It’s early yet. But so far, so good.
Last evening’s debut of Bravo TV’s Work of Art: America’s Next Great Artist was not an entertainment FAIL. Nor was it a creative FAIL. In fact, Episode 1 rates a surprisingly pleasant thumbs up from this viewer. Less of a surprise was producer Sarah Jessica Parker’s arrival on scene to graciously welcome the contestants. Perhaps one more bit of reassurance they will be treated with some small measure of dignity?
Certainly, the impressive line-up of hosts and judges (Simon de Pury, Jeanne Greenberg Rohatyn, Jerry Saltz, China Chow, Bill Powers) adds credibility to this venture. And to the stated desire to bring fine art to a wider audience through the guise of Reality TV, even as we know hijinks and fireworks await.
After all – it is entertainment, right?
Reality TV is formulaic, but effective
And the formula should work. Modeled after Top Chef, the timeframes will be short, the challenges, implausible, and there’s no shortage of personalities present and already revealing their tics and quirks, exactly the way we like our Reality royals.
Crossing mediums, styles, and demographics, we have the self-proclaimed “hottie” (Jaclyn) who wields a rockin’ figure along with her figurative brush. There’s feral photog Mark Velasquez, “good guy” Erik (underwhelming with his first foray outside amateur status), and cocky, grating-on-our-nerves Nao. Who else but a performance artist to offer the one we love to hate, as foil to more established commodities like Peregrine Honig who are doing, well… what they do?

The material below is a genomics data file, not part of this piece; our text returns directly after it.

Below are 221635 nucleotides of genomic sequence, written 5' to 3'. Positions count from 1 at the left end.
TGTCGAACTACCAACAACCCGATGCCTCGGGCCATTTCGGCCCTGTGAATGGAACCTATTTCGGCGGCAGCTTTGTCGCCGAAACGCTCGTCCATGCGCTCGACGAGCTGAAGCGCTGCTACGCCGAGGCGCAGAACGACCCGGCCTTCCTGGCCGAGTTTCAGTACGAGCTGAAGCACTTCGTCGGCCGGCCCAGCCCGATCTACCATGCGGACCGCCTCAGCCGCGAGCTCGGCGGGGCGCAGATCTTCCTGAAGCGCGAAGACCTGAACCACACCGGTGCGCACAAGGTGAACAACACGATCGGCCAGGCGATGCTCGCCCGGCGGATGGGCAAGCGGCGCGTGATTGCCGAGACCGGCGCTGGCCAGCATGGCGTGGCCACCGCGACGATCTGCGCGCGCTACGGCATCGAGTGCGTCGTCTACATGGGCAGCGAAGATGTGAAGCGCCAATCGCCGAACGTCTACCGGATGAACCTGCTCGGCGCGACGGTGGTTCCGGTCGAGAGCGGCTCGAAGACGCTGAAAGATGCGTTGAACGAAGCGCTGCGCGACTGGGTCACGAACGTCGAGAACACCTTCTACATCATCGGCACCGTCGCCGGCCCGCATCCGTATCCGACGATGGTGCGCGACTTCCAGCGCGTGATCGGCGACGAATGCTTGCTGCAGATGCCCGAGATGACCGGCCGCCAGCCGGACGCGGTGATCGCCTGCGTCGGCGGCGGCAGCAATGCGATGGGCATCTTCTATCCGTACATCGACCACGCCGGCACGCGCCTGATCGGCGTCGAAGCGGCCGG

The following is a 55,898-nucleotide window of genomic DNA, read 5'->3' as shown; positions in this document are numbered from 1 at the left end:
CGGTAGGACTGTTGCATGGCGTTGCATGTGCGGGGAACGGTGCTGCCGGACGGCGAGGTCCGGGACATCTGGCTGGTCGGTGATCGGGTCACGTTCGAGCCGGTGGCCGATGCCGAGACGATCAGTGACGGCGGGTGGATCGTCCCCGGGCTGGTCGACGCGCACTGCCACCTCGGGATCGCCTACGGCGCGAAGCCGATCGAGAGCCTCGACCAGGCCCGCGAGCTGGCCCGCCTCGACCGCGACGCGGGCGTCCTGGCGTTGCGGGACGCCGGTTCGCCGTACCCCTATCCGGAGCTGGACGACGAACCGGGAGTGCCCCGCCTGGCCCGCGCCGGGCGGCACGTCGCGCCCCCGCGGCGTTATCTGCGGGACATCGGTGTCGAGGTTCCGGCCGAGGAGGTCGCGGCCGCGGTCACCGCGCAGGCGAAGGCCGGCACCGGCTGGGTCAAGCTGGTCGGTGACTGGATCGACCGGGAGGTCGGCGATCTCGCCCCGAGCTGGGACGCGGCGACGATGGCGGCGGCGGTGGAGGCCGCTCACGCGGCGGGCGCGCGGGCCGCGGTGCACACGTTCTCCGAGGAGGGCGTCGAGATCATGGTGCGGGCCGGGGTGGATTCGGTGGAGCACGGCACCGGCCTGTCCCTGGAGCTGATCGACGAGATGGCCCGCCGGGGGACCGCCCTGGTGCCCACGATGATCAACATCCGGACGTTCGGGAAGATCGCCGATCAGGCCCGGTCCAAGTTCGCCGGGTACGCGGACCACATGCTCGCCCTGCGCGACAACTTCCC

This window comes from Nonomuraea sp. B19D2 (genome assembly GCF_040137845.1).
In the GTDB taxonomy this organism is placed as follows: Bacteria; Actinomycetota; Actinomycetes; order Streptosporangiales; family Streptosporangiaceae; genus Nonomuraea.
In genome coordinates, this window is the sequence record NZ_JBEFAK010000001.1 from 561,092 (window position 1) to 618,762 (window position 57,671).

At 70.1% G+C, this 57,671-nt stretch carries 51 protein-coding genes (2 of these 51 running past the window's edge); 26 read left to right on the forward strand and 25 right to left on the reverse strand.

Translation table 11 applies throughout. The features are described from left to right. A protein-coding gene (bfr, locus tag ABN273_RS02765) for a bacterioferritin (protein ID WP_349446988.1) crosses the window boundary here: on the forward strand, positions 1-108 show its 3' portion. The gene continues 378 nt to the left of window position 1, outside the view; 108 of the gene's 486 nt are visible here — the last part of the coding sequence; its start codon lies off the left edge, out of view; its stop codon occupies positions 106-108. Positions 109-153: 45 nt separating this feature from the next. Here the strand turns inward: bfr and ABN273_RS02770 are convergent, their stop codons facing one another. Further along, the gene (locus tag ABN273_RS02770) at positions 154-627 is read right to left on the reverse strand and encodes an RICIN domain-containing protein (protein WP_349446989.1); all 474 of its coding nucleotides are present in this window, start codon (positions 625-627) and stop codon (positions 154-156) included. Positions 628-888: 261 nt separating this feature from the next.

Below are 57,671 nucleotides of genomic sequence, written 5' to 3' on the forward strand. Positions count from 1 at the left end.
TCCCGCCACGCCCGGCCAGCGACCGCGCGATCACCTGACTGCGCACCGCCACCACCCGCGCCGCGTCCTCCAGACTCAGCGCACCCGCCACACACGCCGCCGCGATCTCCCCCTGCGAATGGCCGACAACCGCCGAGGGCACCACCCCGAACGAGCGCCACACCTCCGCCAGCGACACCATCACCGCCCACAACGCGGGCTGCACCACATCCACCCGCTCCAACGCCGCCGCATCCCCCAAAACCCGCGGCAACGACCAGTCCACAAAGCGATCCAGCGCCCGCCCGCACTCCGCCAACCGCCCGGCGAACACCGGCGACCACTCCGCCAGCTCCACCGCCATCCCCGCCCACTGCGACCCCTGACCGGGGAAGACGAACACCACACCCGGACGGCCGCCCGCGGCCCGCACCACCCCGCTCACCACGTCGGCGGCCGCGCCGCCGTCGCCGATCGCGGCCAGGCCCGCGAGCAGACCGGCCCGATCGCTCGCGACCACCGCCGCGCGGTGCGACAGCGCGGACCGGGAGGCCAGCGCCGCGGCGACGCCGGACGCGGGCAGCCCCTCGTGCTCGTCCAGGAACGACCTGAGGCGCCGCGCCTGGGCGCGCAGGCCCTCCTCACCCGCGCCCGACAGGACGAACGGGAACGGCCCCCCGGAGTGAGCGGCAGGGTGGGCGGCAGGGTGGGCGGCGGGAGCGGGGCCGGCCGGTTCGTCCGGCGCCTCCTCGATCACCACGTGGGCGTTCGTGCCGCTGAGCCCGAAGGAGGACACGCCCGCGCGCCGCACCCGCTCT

Quirks and quality
Unexpected discoveries? There’s the winning work of Miles Mendenhall, whose portrait popped on every dimension (for me), which suggests we might be in for a dose of quality with our quirky. And possibly some layers to his layers, with a few former rumors flying that he was adding a degree of performance art to his persona. Whether or not that’s just so much media noise, it’s an intriguing (and fitting) concept, and we’re likely to see worthy work from him, and many of the artists.
As for architect Amanda who was the first to pack her palette knives and go, I agree that her painting was a yawn, and unsuccessful as portraiture. But I bemoan the loss of an abstract painter so early in the game, crossing my fingers that more abstraction lurks among the lucky 13 who remain. And for ye who doubt the possibilities and power of abstract portraiture – might I simply say – Willem de Kooning?
Wait and see?
For now, I’m stymied by the relatively tender touch of the judges, yet relieved (this is only Round 1), and I’m pleased at the straightforward but effective first exercise. I’ll be sticking around for Episode 2, waiting for the inevitable explosions and increasingly involved challenges. It may be formulaic, but it’s a formula that works.